Tractors, Antique or Not, Are Deductible
I’m almost certain that like myself you have some friends or acquaintances that have embraced the “Getting Back to Basics” lifestyle during the past couple of years either because they are striving for better health options and choices to maybe some cost savings due to increasing grocery costs and expenses. I for one have benefited from my neighbor’s chicken coop that produces fresh eggs for my family and me.
Thus, this article caught my attention the other day…
Steven Hoakison took his federal income tax case to court, where the IRS asserted that
- Steven Hoakison was a collector of antique tractors, and
- The 40 farm tractors in dispute due to the IRS audit were purchased by Hoakison primarily for
personal reasons and served no business purpose.
To push its no-business-purpose position, the IRS noted that 37 of the 40 tractors in dispute were more than 40 years old at the time Hoakison purchased them and that there “is obviously an element of nostalgia” involved because the tractors were similar to those he used while growing up. (Some of the tractors were over 75 years old.)
The IRS further asserted that Hoakison could not actually have needed the number of tractors reported for the years at issue because the work performed by each of the newly acquired 29 tractors could also have been performed by the existing 17 tractors.
(Yes, this totals 46 tractors. We are focusing on the 40 that the IRS wants to disallow.)
Hoakison farmed 482 acres. The IRS noted that Ray Powell, Hoakisonʼs tax preparer, farmed about 240 acres and used only ﬁve or six tractors.
How the Court Ruled
The court noted that:
- Although Hoakison could have performed the same work with the 17 original tractors, that fact is not relevant to the deductibility of the new tractors, and
- The only requirement for the newly acquired older tractors (the 40 tractors in dispute with the IRS) is that they are used in Hoakison’s farm business—which they were.
Thus, the court ruled for Hoakison.
The IRS brought up the antique issue, as you saw in the opening of this article. The court allowed the tractor deductions based on use in the business and in its ruling cited both the Simon and Liddle antique music instruments cases you see in Build Net Worth by Using Depreciable Antiques in Your Business (may require subscription).
Key Point: The Hoakison case involved an Iowa farmer outside the Second and Third Circuit Courts of Appeal, where precedent from the Simon and Liddle cases did not have to be followed. But the court did follow both the Simon and Liddle cases and cited them as an authority.
Why So Many Tractors
Hoakisonʼs farms consisted of ﬁve non-contiguous pieces of property located miles apart. Driving a tractor from the main farm to one of the other farms could take between 45 and 60 minutes each way.
Hoakison deemed that a waste of time. He worked a full-time, often physically demanding job as a UPS delivery driver.
To make the best use of the limited time he had available to farm each day, he would leave his tractors at the different farms, often with implements attached and/or mounted, designating each tractor for a speciﬁc task.
Why Older Tractors
Hoakison explained to the court that he buys older, used tractors because he can afford to purchase several tractors at a time, in cash and without incurring debt, while a single newer-model tractor could cost $120,000 or more.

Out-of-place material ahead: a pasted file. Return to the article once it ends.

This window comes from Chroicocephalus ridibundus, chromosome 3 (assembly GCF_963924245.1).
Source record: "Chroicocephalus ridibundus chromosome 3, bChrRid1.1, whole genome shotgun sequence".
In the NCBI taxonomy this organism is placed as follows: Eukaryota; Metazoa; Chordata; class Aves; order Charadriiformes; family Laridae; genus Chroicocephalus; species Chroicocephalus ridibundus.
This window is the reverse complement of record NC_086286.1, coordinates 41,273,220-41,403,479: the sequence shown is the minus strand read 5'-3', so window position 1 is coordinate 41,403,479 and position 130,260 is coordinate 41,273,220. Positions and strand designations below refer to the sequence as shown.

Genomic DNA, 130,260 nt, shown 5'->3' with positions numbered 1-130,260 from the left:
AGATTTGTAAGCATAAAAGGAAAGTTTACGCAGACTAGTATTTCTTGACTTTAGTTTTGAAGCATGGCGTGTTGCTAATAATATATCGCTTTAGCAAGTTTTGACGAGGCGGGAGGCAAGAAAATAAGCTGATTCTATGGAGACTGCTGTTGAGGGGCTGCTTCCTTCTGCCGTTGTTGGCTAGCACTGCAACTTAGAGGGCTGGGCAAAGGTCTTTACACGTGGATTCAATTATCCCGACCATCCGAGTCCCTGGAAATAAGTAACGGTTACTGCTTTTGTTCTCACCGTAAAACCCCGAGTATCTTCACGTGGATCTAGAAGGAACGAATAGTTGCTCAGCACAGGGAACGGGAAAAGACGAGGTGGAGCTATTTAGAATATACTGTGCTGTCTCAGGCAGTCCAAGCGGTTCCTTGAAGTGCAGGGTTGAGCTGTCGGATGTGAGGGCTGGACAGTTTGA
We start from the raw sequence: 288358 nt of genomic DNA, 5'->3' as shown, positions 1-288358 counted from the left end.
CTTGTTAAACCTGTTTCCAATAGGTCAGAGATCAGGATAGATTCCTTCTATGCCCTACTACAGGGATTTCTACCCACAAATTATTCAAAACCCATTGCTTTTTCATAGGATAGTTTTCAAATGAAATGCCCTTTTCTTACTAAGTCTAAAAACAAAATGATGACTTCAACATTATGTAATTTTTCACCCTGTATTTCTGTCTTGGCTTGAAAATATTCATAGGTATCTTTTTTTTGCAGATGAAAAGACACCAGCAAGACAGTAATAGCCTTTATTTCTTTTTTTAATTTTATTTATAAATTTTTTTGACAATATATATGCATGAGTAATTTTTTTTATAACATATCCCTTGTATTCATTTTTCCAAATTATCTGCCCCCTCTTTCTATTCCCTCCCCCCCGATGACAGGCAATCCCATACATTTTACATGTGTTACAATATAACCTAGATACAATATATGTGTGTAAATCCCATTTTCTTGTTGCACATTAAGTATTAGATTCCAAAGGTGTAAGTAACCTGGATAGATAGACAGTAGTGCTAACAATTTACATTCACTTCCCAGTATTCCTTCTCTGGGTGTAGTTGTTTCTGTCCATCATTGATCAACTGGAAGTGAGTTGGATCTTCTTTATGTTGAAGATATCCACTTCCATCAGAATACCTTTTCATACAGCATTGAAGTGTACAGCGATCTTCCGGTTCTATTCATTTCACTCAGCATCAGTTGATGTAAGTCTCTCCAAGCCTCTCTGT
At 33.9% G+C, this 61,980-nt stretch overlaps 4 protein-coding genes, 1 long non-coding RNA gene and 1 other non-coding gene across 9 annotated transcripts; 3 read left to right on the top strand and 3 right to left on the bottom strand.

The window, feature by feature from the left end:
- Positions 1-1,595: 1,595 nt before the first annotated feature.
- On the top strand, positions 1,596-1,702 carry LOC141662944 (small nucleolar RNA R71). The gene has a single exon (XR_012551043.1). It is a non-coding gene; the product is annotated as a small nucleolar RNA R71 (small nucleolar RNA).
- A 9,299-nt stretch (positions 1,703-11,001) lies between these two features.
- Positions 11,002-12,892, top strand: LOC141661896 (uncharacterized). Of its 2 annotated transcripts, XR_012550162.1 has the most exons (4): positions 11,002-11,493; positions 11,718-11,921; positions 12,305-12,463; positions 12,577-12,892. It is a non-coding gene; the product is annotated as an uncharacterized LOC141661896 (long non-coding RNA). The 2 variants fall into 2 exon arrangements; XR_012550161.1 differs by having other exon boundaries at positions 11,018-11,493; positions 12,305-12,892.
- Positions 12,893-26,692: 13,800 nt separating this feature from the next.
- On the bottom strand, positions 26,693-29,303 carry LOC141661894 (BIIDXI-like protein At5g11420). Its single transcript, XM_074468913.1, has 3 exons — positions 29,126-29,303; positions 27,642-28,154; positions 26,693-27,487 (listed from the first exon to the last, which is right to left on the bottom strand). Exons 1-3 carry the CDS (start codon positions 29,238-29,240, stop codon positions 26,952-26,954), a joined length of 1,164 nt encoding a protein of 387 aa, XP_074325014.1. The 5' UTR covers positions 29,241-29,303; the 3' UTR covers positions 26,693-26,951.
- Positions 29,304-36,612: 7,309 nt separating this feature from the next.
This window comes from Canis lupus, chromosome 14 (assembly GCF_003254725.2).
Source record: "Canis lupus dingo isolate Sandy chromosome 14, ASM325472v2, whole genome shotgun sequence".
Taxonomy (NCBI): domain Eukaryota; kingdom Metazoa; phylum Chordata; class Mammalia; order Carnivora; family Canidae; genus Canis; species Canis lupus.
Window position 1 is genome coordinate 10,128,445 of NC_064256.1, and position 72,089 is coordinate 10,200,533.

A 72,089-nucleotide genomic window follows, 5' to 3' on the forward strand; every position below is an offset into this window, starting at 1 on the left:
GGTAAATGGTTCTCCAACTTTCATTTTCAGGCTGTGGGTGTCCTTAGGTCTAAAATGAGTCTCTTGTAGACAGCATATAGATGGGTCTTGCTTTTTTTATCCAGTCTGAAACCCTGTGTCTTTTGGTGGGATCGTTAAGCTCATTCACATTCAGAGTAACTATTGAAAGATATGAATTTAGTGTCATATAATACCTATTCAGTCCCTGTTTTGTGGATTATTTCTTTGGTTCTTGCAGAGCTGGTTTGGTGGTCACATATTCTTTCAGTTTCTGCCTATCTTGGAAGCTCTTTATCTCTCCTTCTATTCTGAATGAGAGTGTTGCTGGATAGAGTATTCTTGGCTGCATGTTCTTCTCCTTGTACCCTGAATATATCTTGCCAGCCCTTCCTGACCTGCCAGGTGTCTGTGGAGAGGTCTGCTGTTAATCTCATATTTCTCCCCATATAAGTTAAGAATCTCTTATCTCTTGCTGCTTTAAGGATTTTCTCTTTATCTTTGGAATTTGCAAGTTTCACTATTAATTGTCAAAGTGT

Further, Hoakison had a better understanding of the mechanics of older tractors, allowing him to perform most repairs and maintenance himself, saving time and avoiding the need to hire someone else to do so, as he would need to do with modern, more sophisticated tractors.
Most everyone operates their business differently. The key to business assets and their deductions is how you use the assets.
In this case, you see about 46 tractors used on ﬁve different tracts of land, with many tractors outﬁtted with speciﬁc implements. The central idea: use all the tractors to save time.
The tractors were deductible using either depreciation or Section 179 expensing because they were physically used in the farming operation. It didnʼt matter whether they were antiques or classics. It was the physical business use that made for the deductions.
Yes for all intents and purposes in the Hoakison case, the work performed by each of the newly acquired 29 tractors could also have been performed by the existing 17 tractors (For a total of 46 tractors while focusing on the 40 that the IRS wants to disallow).
The court noted that:
- Although Hoakison could have performed the same work with the 17 original tractors, that fact is not relevant to the deductibility of the newly acquired tractors; and
- The only requirement for the newly-acquired-older tractors (the 40 tractors in dispute with the IRS) is that they be used in Hoakison’s farm business—which they were.
We at Morris + D’Angelo realize that almost everyone operates their businesses differently. We believe that the key to business assets and their deductions is how you use your assets. If you have any questions, need clarity, or need help understanding how to utilize your antique collection better or maximize your gains to further help retain or maximize your financial security, please contact us at Morris + D’Angelo. This is our Expertise!
Parts of this article are published with permission from Bradford Tax Institute, © 2021 Daniel Morris, Morris + D’Angelo
Daniel frequently provides Media Content via Workshops, Podcasts, and Printed Articles on topics like Bitcoin and Cryptocurrency, Wealth Preservation and Planning, Global Banking, and many other high-level financial topics that serve and demonstrate the Value of our Global Network that should be of interest to those who need Private High-Wealth Services.
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